“Free at last,” someone once exclaimed at seeing barriers fall, but don’t forget to pay respects to your forebears who labored long and hard to give you your licks. Evie Ladin does. She goes way back in her nods to the greats, before bluegrass even, back when they were still ‘string bands.’ And that’s the way she plays her banjo, too, not strummed- she doesn’t go THAT far back- but picked in a claw-hammer style that is at once expressive and percussive. If you’re looking for ‘Orange Blosson Special’ you might have to wait a while. More modern influences might include Emmylou and Marcia Ball, not to mention her producers and virtuoso musicians Mike Marshall on guitars and mandolin and husband Keith Terry on drums and percussion. A stellar line-up like that pretty much justifies the cost of admission straight off.
The album starts off fairly predictably, with ‘I Love My Honey’ – “love my honey I do…love till the sea runs dry,” a quick-picking number that re-assures you right away that at least you did choose from the right Amazon rack. Song #2 ‘Romeo’ is a nice change-up, more folk-style, with some nice organ and drum, that lets you know that you better put down you Sudoku and listen to this album, or you might just miss something- "you wanted me to be your wife… what changed your mind?" Song #3 ‘Float Downstream’ drills the point home even further with its slow lugubrious “my baby left me.” So THAT’s what’s bothering Evie, and millions of women- and men- like her. Love is transitory, going by like a speeding train in one of Einstein’s famous ‘thought experiments’ if you can’t get into the same frame of reference… BEFORE the opportunity passes. Fortunately you can, at least some of the time, as in ‘How Did You Know’- “I didn’t want it to get nasty… after all these years I’m still here,” a slow soulful lament with an ultimately happy ending of willed… not resignation, but adaptation.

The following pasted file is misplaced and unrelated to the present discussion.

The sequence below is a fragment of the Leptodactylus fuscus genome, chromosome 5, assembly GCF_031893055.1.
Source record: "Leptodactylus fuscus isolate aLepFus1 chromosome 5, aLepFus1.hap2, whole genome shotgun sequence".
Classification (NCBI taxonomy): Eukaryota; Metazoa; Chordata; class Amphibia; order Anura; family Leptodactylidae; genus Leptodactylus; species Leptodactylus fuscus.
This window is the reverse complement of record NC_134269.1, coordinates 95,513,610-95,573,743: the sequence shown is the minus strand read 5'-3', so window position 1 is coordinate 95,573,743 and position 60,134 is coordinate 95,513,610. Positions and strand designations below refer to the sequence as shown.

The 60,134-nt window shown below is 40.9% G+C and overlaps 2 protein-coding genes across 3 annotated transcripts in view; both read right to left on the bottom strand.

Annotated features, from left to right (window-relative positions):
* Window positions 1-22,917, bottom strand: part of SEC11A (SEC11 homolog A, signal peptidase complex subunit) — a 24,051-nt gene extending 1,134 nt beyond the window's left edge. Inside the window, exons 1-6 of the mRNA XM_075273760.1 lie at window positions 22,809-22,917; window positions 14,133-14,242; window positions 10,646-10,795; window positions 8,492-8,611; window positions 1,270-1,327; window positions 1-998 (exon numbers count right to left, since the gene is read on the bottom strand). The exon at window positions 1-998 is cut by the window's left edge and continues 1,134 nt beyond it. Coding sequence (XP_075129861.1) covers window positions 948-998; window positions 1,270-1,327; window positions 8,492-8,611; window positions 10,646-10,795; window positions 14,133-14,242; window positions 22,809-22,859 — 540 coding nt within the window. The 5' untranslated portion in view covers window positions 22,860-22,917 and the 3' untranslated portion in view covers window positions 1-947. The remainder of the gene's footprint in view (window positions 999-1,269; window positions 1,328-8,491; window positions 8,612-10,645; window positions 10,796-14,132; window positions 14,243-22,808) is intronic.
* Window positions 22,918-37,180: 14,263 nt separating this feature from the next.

By now Evie’s made her points on love- okay, one more point on #5 ‘Dance Me’ – “waited my lifetime for just such a man… who can dance me the way that my baby can,” and NOW we can proceed to kick out the jams a little. ‘One of These Days’ is Las Vegas bluegrass a la Emmylou- “a long time ago, life was so slow… win or lose, have another round,” and ‘Mardi Gras’ is a jazzy Cajun fiddle tune, Marcia Ballsy and rollicking- “Mardi gras is a grand party.” She’d probably do better to wait a month for Festival Internationale Louisiane. Still feelings of hurt and loss creep in, no matter how effective music’s ability to allay them, as in ‘Maybe An Angel’ – “can it be I’ll never see you again? Where you flying now?” with some nice organ, or ‘Precious Days’ with its sparse banjo and guitar, introspective- “well all my years have gone before me, and the race is almost run… I know my journey’s just begun.” Finally there emerges a re-assertion of core values, common to all string bands of whatever stripe, home and family, in ‘Home From Airy’- “this old house is run-down, but it’s mine… it’s home and I know where I stand,” fiddle and banjo now in service to the greater good. The circle is complete, and that’s good. Give ‘Float Downstream’ by Evie Ladin a listen. You might just be surprised. I was.